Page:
After many rom-coms, McConaughey returns to drama
LOS ANGELES (AP) -- After years of (often shirtless) fun both on and off screen, Matthew McConaughey is donning a suit and digging back into drama.
His most recent credits include starting a family with girlfriend Camila Alves. They have a 1-year-old daughter and 2-year-old son, Vida and Levi. Before that, McConaughey was on a comedy run, with roles in "Fool's Gold," "Ghosts of Girlfriends Past" and "Tropic Thunder." He also played the shirtless, shoeless lead in a little indie called "Surfer, Dude."
Now, the 41-year-old actor is suiting up for the courtroom, playing opposite Ryan Phillippe and Marisa Tomei in the legal thriller "The Lincoln Lawyer," which opens Friday.
The role is something of a homecoming for McConaughey, whose turn as an idealistic young lawyer in 1996's "A Time to Kill" marked his big-screen breakthrough, introducing the handsome Texan to moviegoers as a new leading man. And it goes back further than that — McConaughey also wanted to study law as a University of Texas student.
"That's probably instinctually why I feel comfortable jumping into these kinds of shoes," says McConaughey, his real-life size-10s up on a sofa at the Four Seasons hotel. "I love the world. Ideally, I love the scale of justice, guilt and innocence and right and wrong. And then realistically, I've learned to love this game they play."
McConaughey plays Mick Haller, a savvy defense attorney who operates out of the back of his chauffeur-driven Lincoln Town Car. He mostly serves street-level criminals, until he's hired to defend a rich playboy accused of domestic violence.
McConaughey first found the script, based on the novel by Michael Connelly, several years ago. After some revisions, it came back around and the actor hopped on board.
"It was exactly what I was looking for at the time," he says, explaining that lately he's been drawn away from romantic comedies into more dramatic roles.
"It's not really a conscious decision. I'm just naturally turned on by this kind of story and this kind of character now," he says. "And it's fun. It's different."
Incidentally, it was one of McConaughey's comedic roles that convinced Connelly the actor could take on his roadworthy attorney.
"I feel like I was ahead of the game, because long before he was involved, I thought that he could play this part pretty well," says the author, who appreciated McConaughey's performance in "Tropic Thunder" as "the kind of slippery, sleazy" Hollywood agent.
"We went to that movie and I leaned over to my wife and said he would be a good Mickey Haller," Connelly says. "It was at least a year later that I heard that he was Mickey Haller."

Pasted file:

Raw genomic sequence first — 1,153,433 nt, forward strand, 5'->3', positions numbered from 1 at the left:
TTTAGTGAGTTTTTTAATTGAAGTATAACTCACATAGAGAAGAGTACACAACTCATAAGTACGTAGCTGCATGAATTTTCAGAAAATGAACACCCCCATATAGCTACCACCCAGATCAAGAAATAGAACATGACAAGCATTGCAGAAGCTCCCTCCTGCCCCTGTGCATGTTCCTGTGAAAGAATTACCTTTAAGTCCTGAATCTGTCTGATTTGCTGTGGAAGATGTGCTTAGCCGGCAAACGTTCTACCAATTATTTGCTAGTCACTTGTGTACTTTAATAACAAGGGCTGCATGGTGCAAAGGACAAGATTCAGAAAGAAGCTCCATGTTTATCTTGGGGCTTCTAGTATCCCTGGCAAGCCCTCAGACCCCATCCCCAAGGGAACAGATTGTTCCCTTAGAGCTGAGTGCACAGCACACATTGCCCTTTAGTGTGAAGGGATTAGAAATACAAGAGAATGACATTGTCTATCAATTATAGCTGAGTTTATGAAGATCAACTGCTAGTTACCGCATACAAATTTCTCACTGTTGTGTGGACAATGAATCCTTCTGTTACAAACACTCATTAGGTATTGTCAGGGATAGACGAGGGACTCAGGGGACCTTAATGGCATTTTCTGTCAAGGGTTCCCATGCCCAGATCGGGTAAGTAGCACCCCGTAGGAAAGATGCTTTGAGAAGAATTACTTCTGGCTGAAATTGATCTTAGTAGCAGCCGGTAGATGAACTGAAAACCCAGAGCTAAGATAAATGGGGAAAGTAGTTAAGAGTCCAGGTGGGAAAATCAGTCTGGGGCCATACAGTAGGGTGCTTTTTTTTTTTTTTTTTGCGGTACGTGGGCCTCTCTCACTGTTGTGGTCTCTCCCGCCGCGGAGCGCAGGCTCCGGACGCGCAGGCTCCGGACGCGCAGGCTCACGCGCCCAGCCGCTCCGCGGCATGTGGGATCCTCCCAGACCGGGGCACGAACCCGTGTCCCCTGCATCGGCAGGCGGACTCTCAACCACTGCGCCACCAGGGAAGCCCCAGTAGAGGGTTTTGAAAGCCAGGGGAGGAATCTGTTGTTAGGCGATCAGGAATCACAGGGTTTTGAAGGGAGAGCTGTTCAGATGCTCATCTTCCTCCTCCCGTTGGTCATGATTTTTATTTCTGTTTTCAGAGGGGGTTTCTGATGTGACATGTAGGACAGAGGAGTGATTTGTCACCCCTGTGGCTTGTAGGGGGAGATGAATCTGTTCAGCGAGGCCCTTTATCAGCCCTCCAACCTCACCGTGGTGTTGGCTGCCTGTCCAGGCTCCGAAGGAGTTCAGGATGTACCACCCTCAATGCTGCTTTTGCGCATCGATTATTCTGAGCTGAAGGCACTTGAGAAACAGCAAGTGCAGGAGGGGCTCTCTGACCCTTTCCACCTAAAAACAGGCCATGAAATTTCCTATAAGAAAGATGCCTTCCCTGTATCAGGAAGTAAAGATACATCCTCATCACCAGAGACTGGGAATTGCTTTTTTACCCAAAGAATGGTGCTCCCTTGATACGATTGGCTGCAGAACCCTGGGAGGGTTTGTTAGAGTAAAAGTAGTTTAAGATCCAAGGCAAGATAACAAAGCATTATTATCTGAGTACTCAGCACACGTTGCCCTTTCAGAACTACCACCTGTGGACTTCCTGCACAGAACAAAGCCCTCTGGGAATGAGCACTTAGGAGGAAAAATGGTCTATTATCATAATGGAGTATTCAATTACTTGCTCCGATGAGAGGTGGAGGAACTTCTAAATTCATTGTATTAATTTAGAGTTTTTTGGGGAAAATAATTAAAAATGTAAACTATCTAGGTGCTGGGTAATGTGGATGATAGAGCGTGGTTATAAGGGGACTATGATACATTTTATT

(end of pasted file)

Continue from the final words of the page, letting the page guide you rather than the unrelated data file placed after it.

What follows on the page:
McConaughey was ready for a meaty drama. After logging his share of romantic comedies — he also counts "The Wedding Planner," "How to Lose a Guy in 10 Days" and "Failure to Launch" among his credits — he understands the "buoyancy" they require. It's a challenge all its own, he says, to maintain the "hyper reality" of those movies.
"In a funny way, there's more acting to do in the rom-coms," he says. "The work is to keep them light."
But McConaughey welcomes the depth and intensity that dramas allow him.
"You can hit as hard as you want. You can love as hard as you want. You can be in as much pain and hurt as much as it really hurts," he says. "The ceiling and the floor of how hard or how much to do something, the width is so much more vast."
Romantic comedies still have something to say, but "you can't hit that hard, because we all know we're getting together in the end," McConaughey says. "We can pretty much cash that check going in."
Though he says he would do romantic comedies again, for now there's more on-screen drama in McConaughey's future. He's already wrapped filming on "Killer Joe," which he describes as "definitely a drama, but it's a riot," and "Bernie," a "real character role" in a black comedy that costars Shirley MacLaine and Jack Black.
McConaughey's own production company, j.k. livin, is also developing a film called "The Grackle," in which he'll play a barroom brawler for hire in New Orleans' French Quarter.
After getting another taste of the legal system in "The Lincoln Lawyer," does McConaughey regret giving up law school for acting?
"I like this version," he says. "Be one for six months, then retire. Come back and do it again years later."
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